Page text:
Tuesday, September 13, 2011

A Quaker Family Album

Cross-posted at Lancaster at War.

Yesterday's post recounted what we know about how William T. Clark left his family's farm near Chestnut Level, Drumore Township, Lancaster County, to join Col. Hambright's regiment in Lancaster on September 12, 1861.  That very same day  less than a mile away in Chestnut Level village, a daughter was born to Edwin and Margaret Shoemaker, and they named her Anne Kensel.  Fifteen years later in 1876, Annie's uncle presented her with an album, which she filled (or he had filled for her) with twenty-seven family photographs from the 1860s.

Over 130 years later, the album was listed on Ebay, and I purchased it as a Christmas present for my girlfriend (now wife).  I didn't really know what I was getting, but it has turned out to be a very interesting photographic documentation of an extended Quaker family in southern Lancaster County.

Family album belonging to Annie K. Shoemaker

The album contains photos of many of Annie's parents, grandparents, aunts, uncles, cousins, and other family members--Shoemakers, Kents, Boltons, Lamborns, Kensels, Smiths--most of whom lived near Liberty Square, another Drumore Township village just west of Chestnut Level.  Some were even very close neighbors of William T. Clark.  Almost all were buried at the Drumore Friends Meeting cemetery in Liberty Square.  I haven't mapped out the genealogical connections explicitly, but cursory research makes it pretty easy to jump from one person to another through siblings, children, and marriages.

Drumore Friends Meeting, with cemetery in background (Source)
Detail of Drumore Township map of Bridgens 1864 Atlas.  Many of the people pictured in the album lived on farms denoted on this map, including W. L. Lamborn and Jason Bolton north of Liberty Square, George Smith south of Liberty Square, and Edwin Shoemaker (Annie's father) in Chestnut Level next to Rev. L. C. Rutter.
Another interesting question would be the families' opinions on slavery and what they knew of the Underground Railroad, as southern Lancaster County near the Susquehanna River and the Maryland line was supposed to be a hotbed of activity.  As mentioned in yesterday's post, we know a fairly extreme anti-war wing of the Democratic Party was active near Chestnut Level, so that might have dissuaded some activity.  However, one of the Quaker men pictured in the album was W. L. Garrison Kent, a rather pronounced statement of sympathies by his parents who upon his birth in 1839 named him in honor of the outspoken abolitionist William Lloyd Garrison.  (But, then again, if you are a fugitive slave, you might wonder if the house of the people who just named their child after William Lloyd Garrison is the first place a slave kidnapper would look.)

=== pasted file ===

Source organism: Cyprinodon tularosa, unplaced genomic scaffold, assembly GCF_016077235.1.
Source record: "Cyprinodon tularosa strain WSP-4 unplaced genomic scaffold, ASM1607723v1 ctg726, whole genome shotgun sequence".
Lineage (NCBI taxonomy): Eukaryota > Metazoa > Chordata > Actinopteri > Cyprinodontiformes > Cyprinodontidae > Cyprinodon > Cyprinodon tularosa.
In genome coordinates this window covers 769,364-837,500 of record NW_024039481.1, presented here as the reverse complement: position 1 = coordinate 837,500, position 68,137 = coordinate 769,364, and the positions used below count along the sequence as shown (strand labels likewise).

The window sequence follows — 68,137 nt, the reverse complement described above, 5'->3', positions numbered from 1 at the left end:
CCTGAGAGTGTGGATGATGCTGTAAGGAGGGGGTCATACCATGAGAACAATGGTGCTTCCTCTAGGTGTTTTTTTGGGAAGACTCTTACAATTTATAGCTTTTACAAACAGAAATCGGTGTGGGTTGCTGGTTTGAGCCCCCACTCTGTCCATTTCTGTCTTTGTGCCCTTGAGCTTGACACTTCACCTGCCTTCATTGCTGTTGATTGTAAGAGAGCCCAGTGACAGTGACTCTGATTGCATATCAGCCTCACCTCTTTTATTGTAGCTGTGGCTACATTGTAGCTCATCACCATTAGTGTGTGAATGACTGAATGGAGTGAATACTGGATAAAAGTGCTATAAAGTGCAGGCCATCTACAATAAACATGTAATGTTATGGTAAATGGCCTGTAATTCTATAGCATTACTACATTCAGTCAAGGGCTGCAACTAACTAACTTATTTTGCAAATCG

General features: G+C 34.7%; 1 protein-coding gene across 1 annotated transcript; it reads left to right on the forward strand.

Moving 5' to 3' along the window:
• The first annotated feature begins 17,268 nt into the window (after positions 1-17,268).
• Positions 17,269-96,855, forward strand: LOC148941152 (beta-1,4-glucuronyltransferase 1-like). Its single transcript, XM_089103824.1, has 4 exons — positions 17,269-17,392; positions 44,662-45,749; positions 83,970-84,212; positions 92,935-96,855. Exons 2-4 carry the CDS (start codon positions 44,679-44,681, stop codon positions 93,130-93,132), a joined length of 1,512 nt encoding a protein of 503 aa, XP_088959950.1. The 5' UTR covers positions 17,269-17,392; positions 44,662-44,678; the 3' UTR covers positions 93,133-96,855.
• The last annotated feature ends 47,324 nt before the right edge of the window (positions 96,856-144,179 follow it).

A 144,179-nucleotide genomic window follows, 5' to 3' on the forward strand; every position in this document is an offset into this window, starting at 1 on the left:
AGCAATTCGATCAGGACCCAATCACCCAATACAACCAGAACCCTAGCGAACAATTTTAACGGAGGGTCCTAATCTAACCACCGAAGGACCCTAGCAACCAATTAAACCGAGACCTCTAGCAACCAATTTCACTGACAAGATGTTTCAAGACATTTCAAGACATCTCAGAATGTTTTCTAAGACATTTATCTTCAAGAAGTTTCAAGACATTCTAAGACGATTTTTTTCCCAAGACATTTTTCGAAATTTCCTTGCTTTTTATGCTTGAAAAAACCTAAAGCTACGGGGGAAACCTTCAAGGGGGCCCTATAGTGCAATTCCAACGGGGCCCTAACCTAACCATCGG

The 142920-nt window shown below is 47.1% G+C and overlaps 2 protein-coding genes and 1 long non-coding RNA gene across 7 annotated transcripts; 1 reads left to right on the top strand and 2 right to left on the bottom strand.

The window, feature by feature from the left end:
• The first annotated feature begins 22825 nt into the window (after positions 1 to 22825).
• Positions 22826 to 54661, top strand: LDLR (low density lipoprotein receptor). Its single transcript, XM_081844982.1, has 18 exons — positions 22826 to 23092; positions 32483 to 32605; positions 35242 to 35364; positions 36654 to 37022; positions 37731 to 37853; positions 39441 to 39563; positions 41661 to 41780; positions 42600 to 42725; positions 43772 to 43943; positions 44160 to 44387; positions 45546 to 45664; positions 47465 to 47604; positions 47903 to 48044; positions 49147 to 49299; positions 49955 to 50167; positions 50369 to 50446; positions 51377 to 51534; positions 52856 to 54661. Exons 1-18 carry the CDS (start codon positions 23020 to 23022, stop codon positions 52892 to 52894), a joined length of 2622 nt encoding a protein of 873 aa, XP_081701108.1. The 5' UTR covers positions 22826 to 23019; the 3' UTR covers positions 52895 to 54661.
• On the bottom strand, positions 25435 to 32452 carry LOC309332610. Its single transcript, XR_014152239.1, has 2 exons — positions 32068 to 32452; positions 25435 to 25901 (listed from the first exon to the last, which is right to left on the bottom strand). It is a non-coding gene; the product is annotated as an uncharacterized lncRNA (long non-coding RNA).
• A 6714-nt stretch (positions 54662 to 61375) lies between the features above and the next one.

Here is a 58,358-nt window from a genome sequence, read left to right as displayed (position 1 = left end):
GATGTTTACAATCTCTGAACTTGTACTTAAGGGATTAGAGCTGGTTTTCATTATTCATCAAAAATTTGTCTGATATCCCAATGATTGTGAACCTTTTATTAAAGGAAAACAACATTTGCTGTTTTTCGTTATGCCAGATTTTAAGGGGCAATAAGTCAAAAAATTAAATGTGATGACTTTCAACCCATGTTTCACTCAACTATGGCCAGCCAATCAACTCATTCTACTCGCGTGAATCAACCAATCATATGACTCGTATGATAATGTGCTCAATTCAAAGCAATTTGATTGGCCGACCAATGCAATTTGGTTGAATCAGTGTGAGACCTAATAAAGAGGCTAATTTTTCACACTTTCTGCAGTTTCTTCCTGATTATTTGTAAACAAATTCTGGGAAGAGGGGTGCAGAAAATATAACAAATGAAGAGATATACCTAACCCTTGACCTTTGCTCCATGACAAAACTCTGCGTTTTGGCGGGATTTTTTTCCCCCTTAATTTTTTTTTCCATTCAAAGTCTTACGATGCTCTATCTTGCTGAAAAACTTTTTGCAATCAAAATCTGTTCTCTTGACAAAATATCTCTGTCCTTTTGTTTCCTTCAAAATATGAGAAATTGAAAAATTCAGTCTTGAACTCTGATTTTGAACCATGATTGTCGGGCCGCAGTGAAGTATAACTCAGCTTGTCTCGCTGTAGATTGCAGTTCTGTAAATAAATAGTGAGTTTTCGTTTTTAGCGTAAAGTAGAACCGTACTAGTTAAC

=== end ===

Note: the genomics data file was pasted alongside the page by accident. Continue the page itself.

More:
Tomorrow's post will feature a couple surprise discoveries about the album, but for now I'll just remark that the through this album we can see the Quaker community beginning to lose the cohesion as a sectarian(?) community that the Mennonites and Amish have more or less maintained to the present day.  Wealth and education seemed to have begun to draw the younger generation of Quakers away from the simple farm life.

Research on the album's younger Quakers shows many of them leaving Liberty Square for opportunities in cities (including Annie, whose family moved to Lancaster city) or the West and becoming much more liberal in their Quaker faith.  Also, this appears to be the generation where traditional Quaker garb went out of style, as we can see a clear difference in dress between the older and younger generation of women.  I'll have to ask my wife for a more thorough assessment of their fashion and wealth.

Enjoy viewing the album, and check back tomorrow for the surprises to which I alluded earlier.  

See also:

Photographs of Drumore Friends Meeting

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